As many of you already know, the current 2021-2022 MLB lockout began on December 2nd, 2021, after the 2016 CBA expired followed by MLB team owners voting unanimously to enact a lockout.
Let’s go back to Spring Training 2020. Everything was good, we were attending games at the various Cactus League fields throughout the Valley. Baseball was happening! Then the current Covid-19 pandemic began, and baseball’s 2020 season became uncertain. 1st the fans were no longer allowed to attend live Spring Training games followed by the press. This of course resulted various layoffs and furloughs of non-essential workers who would normally be working at the ballparks. Concession workers, ushers, customer service reps, ticket salespersons, and more. With no fans flocking to Spring Training in 2020 also meant that local businesses were hit. Hotels, restaurants, ride-shares, and more. The pandemic obviously resulted in many of those workers being laid-off, but so did MLB’s decision to shutout the fans from live regular season games.
I am not pretending that the decision to lock-out the fans in 2020 was a bad one at all. It was the right thing to do at that time. The point I am making is that those who were laid-off or furloughed because of the 2020 shorted season, and the decision to lock-out the fans resulted in people losing their jobs inside and outside of the ballparks. People WHO WANTED TO WORK. The owners and the player’s association battled back and forth negotiating a plan for the 2020 season. The players wanted to work; the owners wanted to shorten things up. The result. A 60-game season. Let’s review 2020 using the NOBODY WANTS TO WORK theory.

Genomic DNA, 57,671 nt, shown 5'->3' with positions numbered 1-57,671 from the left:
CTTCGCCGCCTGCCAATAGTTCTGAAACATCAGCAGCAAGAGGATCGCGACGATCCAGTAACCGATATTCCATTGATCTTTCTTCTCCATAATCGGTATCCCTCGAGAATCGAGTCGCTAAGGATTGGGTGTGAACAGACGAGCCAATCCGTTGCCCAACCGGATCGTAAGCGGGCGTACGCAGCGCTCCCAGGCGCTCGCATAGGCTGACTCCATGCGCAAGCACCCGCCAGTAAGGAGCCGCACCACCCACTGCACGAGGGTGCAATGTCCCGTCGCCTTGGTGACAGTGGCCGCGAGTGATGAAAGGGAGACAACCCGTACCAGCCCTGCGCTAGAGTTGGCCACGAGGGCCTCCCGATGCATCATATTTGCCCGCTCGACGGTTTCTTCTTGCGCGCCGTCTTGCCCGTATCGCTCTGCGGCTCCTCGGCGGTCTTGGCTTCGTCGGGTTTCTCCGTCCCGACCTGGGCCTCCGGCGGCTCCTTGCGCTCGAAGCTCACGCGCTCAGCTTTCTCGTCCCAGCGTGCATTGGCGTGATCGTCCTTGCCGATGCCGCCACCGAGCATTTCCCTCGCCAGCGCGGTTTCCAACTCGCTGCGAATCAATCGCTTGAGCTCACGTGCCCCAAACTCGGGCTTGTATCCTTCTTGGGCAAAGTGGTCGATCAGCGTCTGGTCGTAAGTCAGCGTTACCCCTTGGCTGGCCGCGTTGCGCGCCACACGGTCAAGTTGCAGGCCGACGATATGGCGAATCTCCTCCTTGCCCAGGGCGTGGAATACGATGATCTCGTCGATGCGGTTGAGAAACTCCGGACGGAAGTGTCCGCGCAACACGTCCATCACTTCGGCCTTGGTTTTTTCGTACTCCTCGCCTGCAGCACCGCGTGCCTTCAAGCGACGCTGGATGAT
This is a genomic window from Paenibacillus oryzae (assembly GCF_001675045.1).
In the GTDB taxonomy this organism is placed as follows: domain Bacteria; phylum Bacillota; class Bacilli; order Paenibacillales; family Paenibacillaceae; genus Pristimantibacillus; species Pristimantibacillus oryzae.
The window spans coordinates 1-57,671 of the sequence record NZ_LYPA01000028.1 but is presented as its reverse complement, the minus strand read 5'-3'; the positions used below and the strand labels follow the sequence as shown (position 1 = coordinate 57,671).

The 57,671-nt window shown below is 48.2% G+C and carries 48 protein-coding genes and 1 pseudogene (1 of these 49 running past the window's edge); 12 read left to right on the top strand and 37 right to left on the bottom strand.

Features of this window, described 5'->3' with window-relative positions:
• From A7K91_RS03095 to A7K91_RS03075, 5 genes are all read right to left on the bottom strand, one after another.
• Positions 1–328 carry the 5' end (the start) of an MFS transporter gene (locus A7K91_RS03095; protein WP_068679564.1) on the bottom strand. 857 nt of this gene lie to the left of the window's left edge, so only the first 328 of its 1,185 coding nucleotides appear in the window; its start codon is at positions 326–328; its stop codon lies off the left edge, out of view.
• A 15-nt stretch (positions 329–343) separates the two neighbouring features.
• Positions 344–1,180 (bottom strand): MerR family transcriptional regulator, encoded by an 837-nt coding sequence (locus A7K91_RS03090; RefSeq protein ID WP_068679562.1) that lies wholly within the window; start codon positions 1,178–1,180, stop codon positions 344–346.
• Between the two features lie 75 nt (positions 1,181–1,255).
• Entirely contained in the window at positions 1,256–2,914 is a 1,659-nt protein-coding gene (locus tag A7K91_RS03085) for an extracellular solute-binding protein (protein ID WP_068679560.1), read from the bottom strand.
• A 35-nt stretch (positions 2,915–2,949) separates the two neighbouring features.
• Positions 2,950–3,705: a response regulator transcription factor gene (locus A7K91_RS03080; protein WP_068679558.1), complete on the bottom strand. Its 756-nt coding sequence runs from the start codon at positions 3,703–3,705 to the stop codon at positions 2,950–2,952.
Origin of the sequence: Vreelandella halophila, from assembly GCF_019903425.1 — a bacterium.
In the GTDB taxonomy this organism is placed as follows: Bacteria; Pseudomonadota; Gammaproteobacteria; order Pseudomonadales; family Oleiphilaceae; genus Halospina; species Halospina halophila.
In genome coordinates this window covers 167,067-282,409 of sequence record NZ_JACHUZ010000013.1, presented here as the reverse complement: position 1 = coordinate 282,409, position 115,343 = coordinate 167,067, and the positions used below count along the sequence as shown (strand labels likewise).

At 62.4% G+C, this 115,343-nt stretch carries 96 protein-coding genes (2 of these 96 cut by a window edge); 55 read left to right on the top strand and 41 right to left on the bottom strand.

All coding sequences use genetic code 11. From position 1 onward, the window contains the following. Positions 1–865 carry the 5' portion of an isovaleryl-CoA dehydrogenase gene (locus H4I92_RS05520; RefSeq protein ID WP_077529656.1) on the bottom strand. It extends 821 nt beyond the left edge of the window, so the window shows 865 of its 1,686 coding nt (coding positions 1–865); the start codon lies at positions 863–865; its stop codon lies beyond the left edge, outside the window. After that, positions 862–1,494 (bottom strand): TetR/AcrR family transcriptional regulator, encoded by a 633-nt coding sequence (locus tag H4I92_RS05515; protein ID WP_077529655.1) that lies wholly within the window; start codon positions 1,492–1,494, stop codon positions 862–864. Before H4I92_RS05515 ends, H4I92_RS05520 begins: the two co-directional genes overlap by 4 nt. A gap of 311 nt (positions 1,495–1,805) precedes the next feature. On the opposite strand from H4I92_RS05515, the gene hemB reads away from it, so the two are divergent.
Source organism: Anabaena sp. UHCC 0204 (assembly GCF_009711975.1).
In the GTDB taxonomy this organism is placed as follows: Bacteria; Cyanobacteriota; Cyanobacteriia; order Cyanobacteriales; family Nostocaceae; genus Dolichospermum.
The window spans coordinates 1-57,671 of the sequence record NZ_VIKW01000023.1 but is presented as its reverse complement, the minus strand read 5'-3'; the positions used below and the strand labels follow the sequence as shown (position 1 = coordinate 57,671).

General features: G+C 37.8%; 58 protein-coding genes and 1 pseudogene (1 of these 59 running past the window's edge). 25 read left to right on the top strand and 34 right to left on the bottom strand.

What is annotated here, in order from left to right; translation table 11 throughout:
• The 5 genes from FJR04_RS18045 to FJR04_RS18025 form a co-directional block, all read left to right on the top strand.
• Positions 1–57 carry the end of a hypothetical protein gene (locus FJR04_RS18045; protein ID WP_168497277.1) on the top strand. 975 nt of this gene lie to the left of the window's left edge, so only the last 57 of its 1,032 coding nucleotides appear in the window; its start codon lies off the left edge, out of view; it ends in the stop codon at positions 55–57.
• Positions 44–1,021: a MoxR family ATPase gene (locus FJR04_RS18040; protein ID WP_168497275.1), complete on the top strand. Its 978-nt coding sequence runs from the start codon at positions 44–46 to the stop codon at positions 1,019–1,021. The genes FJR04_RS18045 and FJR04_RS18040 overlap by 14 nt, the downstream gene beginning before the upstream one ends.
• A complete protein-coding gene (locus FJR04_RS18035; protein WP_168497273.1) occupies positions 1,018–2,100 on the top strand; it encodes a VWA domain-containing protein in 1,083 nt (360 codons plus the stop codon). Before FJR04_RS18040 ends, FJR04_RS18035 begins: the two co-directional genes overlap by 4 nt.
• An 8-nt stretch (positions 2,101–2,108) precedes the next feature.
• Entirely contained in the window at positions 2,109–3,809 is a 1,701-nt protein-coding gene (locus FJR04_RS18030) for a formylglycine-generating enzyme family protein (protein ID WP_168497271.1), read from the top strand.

2020 MLB Season
- The players: Wanted to work
- The owners: Wanted to do less work
- Those deemed non-essential by MLB and local business: Wanted to work but lost their jobs
In 2021 things with MLB sort of returned to normal. Fans were no longer locked-out of most ballparks and could view live games in socially distanced seating. The teams were requiring masks, but it was not a rule that was heavily enforced…at least in AZ. With fans viewing live games the previously deemed non-essential workers became essential again – at least in the world of live baseball. EVERYONE RETURN TO WORK was the call from MLB, ballparks, staffing agencies, restaurants, hotels etc. Folks were hiring. Ballparks needed concession workers, ushers, janitors, salespersons, security etc. Local restaurants needed staff; hotels needed staff etc. Things were getting back to normal and those that wanted to work, could.